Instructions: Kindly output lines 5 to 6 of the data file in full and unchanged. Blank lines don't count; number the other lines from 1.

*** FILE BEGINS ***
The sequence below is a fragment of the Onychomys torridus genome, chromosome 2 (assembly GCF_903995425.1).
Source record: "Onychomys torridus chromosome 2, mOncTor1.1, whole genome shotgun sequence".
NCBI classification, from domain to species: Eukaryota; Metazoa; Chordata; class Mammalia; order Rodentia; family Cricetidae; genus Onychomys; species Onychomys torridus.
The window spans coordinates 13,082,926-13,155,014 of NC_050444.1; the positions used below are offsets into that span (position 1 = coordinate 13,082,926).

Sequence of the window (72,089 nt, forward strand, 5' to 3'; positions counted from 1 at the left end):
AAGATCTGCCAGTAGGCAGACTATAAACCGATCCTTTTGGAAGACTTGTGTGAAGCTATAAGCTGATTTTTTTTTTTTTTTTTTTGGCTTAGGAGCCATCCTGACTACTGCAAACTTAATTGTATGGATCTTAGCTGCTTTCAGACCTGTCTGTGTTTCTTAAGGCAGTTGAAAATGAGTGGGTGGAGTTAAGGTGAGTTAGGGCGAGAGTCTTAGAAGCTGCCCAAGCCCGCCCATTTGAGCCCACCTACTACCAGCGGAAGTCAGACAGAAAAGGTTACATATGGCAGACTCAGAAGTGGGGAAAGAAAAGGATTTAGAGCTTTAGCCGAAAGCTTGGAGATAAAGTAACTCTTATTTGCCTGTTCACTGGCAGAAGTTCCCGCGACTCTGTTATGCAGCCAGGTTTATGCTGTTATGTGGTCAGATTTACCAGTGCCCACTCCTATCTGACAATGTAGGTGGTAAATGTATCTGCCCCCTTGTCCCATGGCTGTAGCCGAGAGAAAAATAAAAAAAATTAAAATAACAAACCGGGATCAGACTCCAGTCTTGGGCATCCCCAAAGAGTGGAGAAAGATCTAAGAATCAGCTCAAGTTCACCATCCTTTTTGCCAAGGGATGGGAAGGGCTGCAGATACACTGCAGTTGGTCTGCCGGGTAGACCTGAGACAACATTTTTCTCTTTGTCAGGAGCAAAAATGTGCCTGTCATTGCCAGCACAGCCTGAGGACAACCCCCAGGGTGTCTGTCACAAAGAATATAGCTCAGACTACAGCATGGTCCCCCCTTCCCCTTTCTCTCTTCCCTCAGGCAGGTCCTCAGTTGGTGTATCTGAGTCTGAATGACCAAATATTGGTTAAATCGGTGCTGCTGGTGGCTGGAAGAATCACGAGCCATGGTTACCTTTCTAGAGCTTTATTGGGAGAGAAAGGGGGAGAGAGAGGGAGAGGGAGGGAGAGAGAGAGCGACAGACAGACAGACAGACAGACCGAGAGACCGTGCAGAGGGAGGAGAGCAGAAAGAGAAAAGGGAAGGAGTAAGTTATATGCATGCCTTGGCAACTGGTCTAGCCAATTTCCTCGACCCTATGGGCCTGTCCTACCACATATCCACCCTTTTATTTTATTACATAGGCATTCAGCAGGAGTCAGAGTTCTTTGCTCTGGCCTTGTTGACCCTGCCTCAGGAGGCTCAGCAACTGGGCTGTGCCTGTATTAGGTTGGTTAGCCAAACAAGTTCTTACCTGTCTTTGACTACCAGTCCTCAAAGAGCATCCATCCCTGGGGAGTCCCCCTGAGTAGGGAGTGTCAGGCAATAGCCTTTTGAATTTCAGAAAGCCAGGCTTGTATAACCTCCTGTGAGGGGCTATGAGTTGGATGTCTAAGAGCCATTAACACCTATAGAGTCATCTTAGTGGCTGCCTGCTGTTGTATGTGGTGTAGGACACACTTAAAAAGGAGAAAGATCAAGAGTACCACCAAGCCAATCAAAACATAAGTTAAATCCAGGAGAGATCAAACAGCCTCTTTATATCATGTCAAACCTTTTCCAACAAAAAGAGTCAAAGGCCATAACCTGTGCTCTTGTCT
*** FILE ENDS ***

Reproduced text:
Sequence of the window (72,089 nt, forward strand, 5' to 3'; positions counted from 1 at the left end):
AAGATCTGCCAGTAGGCAGACTATAAACCGATCCTTTTGGAAGACTTGTGTGAAGCTATAAGCTGATTTTTTTTTTTTTTTTTTTGGCTTAGGAGCCATCCTGACTACTGCAAACTTAATTGTATGGATCTTAGCTGCTTTCAGACCTGTCTGTGTTTCTTAAGGCAGTTGAAAATGAGTGGGTGGAGTTAAGGTGAGTTAGGGCGAGAGTCTTAGAAGCTGCCCAAGCCCGCCCATTTGAGCCCACCTACTACCAGCGGAAGTCAGACAGAAAAGGTTACATATGGCAGACTCAGAAGTGGGGAAAGAAAAGGATTTAGAGCTTTAGCCGAAAGCTTGGAGATAAAGTAACTCTTATTTGCCTGTTCACTGGCAGAAGTTCCCGCGACTCTGTTATGCAGCCAGGTTTATGCTGTTATGTGGTCAGATTTACCAGTGCCCACTCCTATCTGACAATGTAGGTGGTAAATGTATCTGCCCCCTTGTCCCATGGCTGTAGCCGAGAGAAAAATAAAAAAAATTAAAATAACAAACCGGGATCAGACTCCAGTCTTGGGCATCCCCAAAGAGTGGAGAAAGATCTAAGAATCAGCTCAAGTTCACCATCCTTTTTGCCAAGGGATGGGAAGGGCTGCAGATACACTGCAGTTGGTCTGCCGGGTAGACCTGAGACAACATTTTTCTCTTTGTCAGGAGCAAAAATGTGCCTGTCATTGCCAGCACAGCCTGAGGACAACCCCCAGGGTGTCTGTCACAAAGAATATAGCTCAGACTACAGCATGGTCCCCCCTTCCCCTTTCTCTCTTCCCTCAGGCAGGTCCTCAGTTGGTGTATCTGAGTCTGAATGACCAAATATTGGTTAAATCGGTGCTGCTGGTGGCTGGAAGAATCACGAGCCATGGTTACCTTTCTAGAGCTTTATTGGGAGAGAAAGGGGGAGAGAGAGGGAGAGGGAGGGAGAGAGAGAGCGACAGACAGACAGACAGACAGACCGAGAGACCGTGCAGAGGGAGGAGAGCAGAAAGAGAAAAGGGAAGGAGTAAGTTATATGCATGCCTTGGCAACTGGTCTAGCCAATTTCCTCGACCCTATGGGCCTGTCCTACCACATATCCACCCTTTTATTTTATTACATAGGCATTCAGCAGGAGTCAGAGTTCTTTGCTCTGGCCTTGTTGACCCTGCCTCAGGAGGCTCAGCAACTGGGCTGTGCCTGTATTAGGTTGGTTAGCCAAACAAGTTCTTACCTGTCTTTGACTACCAGTCCTCAAAGAGCATCCATCCCTGGGGAGTCCCCCTGAGTAGGGAGTGTCAGGCAATAGCCTTTTGAATTTCAGAAAGCCAGGCTTGTATAACCTCCTGTGAGGGGCTATGAGTTGGATGTCTAAGAGCCATTAACACCTATAGAGTCATCTTAGTGGCTGCCTGCTGTTGTATGTGGTGTAGGACACACTTAAAAAGGAGAAAGATCAAGAGTACCACCAAGCCAATCAAAACATAAGTTAAATCCAGGAGAGATCAAACAGCCTCTTTATATCATGTCAAACCTTTTCCAACAAAAAGAGTCAAAGGCCATAACCTGTGCTCTTGTCT